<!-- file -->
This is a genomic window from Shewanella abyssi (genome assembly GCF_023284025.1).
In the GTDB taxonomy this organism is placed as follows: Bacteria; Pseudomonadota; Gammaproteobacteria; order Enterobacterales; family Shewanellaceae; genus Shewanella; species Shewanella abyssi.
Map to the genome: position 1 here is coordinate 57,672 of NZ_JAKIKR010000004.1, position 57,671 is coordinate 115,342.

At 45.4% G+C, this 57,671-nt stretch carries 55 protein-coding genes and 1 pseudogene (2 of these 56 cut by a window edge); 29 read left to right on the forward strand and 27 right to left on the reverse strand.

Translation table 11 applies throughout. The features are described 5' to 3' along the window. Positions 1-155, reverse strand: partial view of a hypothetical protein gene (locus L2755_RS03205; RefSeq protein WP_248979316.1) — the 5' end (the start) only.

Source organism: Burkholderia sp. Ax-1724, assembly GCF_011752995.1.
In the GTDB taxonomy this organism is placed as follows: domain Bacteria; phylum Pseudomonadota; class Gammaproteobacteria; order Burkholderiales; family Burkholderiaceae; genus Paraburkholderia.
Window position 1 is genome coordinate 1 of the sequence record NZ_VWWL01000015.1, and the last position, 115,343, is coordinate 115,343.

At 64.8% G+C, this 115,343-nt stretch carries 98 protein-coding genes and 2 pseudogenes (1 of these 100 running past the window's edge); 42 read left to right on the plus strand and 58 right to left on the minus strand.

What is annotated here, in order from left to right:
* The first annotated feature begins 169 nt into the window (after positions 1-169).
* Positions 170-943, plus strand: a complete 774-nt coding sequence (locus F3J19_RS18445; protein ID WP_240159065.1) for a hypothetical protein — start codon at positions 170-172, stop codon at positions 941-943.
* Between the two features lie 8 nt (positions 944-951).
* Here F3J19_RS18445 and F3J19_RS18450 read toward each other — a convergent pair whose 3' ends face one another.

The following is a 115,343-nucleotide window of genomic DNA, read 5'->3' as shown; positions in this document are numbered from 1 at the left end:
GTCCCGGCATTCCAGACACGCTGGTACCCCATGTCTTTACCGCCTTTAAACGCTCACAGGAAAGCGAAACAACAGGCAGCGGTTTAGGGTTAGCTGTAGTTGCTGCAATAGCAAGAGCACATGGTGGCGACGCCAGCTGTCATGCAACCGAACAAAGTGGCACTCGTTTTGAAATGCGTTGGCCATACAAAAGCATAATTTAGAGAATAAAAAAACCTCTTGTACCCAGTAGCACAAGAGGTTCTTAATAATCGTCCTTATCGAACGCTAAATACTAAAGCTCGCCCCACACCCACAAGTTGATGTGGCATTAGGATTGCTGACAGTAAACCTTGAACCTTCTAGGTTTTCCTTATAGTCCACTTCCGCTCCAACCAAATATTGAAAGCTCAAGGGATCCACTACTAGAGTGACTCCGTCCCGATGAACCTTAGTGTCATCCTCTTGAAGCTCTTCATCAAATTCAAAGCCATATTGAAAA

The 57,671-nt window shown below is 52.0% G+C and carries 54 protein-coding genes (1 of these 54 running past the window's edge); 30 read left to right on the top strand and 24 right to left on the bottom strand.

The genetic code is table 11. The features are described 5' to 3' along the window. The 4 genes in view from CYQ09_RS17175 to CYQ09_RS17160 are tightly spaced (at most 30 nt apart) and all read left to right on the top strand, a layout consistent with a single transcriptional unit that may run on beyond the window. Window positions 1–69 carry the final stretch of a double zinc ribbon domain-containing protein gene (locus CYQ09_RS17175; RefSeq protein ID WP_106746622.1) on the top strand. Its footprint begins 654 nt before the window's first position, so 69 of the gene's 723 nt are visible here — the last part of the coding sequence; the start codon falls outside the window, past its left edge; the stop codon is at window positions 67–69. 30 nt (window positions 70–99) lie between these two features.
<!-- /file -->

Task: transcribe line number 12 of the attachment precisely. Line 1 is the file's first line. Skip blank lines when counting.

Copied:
* Positions 170-943, plus strand: a complete 774-nt coding sequence (locus F3J19_RS18445; protein ID WP_240159065.1) for a hypothetical protein — start codon at positions 170-172, stop codon at positions 941-943.